After yesterday’s look at the established pros, what happened to the six neo-pro picks for 2014? It’s been a more mixed story which reflects the variety of life as a junior pro, some triumph while others don’t break through.
Lachlan Morton finished 2013 showing just what he can do with success in the Tour of Utah and the USA Pro Challenge. But 2014 has seen a lot of DNFs. An interview with cyclingtips he tells what happens:
“I’ve had a really shitty season. Probably the worst season I’ve ever had. Health and race program have been the two biggest things. I had an okay start to the year and made a few little mistakes and dug myself in a hole“
Read the full interview because Morton’s case isn’t the usual case of a setback or two. He’s just not enjoyed a lot of the lifestyle, the monastic existence a contrast to his more expressive and creative self. So he might have the lung capacity or mighty mitochondria but being born with a gift for the sport doesn’t mean it’s the right job for everyone.
Bryan Coquard was tipped for his sprinting and made more of a name for himself in 2014 thanks to a ride in the Tour de France where he was challenging for a stage win. But 2014 looks a lot like 2013, a string of wins in smaller French races. He struggled against the bigger names in Tour de France and while Marcel Kittel was pumping the air, Coquard was often slamming the handlebars in theatrical frustration. In sprinting winning is everything but this was still good going for the second year pro, especially as he didn’t have much of a leadout beyond Kévin Reza’s valiant efforts. He ended the season prematurely thanks to a torn shoulder after a crash. He will continue to improve and has a twin focus on the road and the track with the Rio Olympics an ambition.
It’s great when a country has a successful rider but it means comparisons always follow. No other nation rates the spring classics so highly and no other rider in the peloton has done as well as Tom Boonen. So the search for the “new Tom Boonen” means some riders get pressure early. Jasper Stuyven is one of the “new Boonens”. Nobody’s likely to repeat Boonen’s neo pro start with a podium in Paris-Roubaix, especially as promising riders are often protected. Stuyven’s done well and has been protected by his Trek Factory Racing team. Glance at the results and 55th Roubaix and 61st in the Tour of Flanders don’t seem much but go back and watch the video and he was working hard for Fabian Cancellara as pictured above. He rode the Vuelta and sprinted to several top-5 places and even made the top-10 in the final time trial, proof of strength in depth.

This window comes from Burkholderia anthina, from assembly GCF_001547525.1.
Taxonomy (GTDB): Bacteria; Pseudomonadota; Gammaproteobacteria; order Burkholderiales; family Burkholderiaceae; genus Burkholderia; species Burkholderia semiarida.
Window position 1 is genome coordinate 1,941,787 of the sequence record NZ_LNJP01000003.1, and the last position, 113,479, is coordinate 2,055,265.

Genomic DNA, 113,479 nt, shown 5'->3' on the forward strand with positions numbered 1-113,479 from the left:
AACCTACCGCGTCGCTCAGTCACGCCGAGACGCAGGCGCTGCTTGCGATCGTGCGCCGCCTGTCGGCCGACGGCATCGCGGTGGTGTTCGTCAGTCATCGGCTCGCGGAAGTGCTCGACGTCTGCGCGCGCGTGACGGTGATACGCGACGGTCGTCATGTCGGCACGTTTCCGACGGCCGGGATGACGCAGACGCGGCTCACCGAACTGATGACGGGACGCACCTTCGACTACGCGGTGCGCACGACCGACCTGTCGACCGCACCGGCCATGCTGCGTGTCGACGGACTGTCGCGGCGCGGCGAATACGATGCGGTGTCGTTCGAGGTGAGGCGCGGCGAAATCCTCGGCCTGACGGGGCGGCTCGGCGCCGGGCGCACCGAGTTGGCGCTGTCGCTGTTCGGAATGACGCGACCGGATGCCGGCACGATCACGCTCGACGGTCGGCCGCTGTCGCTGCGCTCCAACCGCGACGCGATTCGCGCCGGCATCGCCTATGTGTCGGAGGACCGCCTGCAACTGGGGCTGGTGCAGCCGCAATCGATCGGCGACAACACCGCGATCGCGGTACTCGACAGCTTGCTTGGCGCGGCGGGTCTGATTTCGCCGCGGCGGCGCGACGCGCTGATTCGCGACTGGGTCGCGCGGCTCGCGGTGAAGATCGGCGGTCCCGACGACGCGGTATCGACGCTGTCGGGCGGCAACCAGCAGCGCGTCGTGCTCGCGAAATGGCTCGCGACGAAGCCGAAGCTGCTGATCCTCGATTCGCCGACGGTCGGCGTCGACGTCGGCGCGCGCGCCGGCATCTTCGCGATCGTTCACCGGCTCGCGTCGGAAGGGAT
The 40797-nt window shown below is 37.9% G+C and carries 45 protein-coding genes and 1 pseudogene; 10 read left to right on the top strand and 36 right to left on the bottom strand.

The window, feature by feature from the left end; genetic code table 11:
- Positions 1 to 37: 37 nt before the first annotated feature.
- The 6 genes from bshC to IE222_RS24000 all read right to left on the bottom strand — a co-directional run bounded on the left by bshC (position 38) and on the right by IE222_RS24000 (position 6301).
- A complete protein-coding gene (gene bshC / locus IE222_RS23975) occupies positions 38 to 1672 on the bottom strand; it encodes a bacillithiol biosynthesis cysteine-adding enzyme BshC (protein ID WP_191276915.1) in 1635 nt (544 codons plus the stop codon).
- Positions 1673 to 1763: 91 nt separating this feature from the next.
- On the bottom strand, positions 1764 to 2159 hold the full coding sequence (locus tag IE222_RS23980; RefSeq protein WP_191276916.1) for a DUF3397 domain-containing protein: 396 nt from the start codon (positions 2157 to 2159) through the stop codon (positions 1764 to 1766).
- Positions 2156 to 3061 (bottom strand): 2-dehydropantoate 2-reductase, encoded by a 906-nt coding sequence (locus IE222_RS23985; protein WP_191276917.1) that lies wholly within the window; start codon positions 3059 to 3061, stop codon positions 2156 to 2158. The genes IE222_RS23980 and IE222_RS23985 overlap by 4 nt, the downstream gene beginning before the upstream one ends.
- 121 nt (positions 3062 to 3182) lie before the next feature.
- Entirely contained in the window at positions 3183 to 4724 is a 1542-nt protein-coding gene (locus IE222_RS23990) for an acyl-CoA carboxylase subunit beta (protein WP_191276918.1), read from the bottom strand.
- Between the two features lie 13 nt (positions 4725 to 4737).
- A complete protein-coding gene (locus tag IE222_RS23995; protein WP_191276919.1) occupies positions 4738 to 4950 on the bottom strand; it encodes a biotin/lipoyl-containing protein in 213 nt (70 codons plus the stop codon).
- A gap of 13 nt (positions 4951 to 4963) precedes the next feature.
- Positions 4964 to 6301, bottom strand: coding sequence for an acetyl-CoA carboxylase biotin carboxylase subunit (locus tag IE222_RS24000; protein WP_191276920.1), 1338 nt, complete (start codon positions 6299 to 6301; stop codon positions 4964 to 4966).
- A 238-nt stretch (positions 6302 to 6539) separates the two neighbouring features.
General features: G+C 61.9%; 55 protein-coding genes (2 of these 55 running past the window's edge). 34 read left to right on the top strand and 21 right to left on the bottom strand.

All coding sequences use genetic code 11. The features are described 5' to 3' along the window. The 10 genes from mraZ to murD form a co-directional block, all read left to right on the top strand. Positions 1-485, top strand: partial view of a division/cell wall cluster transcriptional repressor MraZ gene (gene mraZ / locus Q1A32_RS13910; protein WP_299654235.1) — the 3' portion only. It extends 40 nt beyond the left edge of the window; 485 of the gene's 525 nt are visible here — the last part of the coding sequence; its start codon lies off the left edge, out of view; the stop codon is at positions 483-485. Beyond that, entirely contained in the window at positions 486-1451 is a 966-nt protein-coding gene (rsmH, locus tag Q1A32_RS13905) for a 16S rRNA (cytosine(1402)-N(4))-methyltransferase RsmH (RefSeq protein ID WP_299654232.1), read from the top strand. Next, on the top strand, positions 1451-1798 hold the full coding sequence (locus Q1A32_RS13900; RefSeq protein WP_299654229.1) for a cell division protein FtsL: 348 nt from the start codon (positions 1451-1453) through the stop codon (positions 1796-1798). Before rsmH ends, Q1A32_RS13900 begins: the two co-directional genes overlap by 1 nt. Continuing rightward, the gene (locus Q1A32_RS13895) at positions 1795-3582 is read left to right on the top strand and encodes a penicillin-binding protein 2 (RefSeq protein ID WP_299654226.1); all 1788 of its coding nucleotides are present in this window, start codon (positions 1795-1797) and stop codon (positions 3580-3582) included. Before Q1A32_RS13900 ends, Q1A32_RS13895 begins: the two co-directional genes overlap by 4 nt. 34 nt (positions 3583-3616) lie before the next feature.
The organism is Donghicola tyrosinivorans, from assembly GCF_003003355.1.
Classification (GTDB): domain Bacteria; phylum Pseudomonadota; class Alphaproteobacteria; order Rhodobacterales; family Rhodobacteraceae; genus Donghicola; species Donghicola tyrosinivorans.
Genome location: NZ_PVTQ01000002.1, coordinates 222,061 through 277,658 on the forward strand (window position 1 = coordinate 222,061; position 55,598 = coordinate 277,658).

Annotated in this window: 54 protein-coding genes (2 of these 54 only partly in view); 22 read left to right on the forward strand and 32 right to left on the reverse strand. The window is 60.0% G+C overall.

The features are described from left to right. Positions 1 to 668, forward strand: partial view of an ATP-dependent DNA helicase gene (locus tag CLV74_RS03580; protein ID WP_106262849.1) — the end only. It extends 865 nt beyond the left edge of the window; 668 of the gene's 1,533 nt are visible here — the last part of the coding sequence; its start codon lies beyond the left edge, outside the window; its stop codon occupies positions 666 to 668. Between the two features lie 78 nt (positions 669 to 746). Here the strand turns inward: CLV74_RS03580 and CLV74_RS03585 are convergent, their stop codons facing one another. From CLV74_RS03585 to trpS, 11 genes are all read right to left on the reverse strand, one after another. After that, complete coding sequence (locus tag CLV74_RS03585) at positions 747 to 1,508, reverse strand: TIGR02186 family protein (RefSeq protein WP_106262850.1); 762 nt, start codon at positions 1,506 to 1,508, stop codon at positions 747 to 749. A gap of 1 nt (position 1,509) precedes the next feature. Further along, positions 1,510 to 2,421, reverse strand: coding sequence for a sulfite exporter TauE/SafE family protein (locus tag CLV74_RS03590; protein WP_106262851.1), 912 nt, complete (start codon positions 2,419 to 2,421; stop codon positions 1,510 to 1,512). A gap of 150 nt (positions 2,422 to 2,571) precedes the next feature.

Team mate Bob Jungels was another pick. He’s been on a stage race programme with third in the Dauphiné prologue as his best result in a steady year.
Rick Zabel was picked for his name. The son of Tour de France green jersey record holder Eric Zabel turned pro very early with BMC and his season’s been solid and even a win in the Giro del Trentino team time trial. Sixth place in the Rund um den Finanzplatz Eschborn-Frankfurt was very good for a 20 year old and he had several top-10 places in the Tour of Britain.
If the Zabel story was about inherited DNA, the shared DNA twin story has brought added interest in Simon Yates and his brother Adam. A year ago I thought Simon might have the edge with his faster finish but it’s Adam who had the better year in terms of wins. As twins they’re always going to be compared but this year it’s difficult if not fruitless as they’ve been on different programmes. Plus Simon crashed out of the Tour of Turkey on the day Adam won the mountain stage. Adam took the Turkish race overall and went on to have an excellent Tour of California and Dauphiné. Simon returned to ride the Tour de France, a learning experience but he made a break on the stage to Gérardmer and his reputation was such that Sylvain Chavanel attacked far from the finish in order to avoid taking Yates to the finish.
Together the Yates brothers tell another story too. Some asked why they’d signed for Orica-Greenedge when Team Sky were calling. Why turn down the biggest team, why reject your own national team? The answer became obvious as the Yates brothers got opportunities that they would not have enjoyed with Sky. Orica-Greenedge are a very similar team to Sky (English-speaking, track programme roots) but have a more opportunistic racing style and rather than serving apprenticeships or being wagons in a long train Simon and Adam were given chances. They took them and arguably Adam has been the neo-pro of the year, although Michael Valgren (Tinkoff-Saxo) and Silvain Dillier (BMC Racing), Davide Formolo (Cannondale) have good claims too.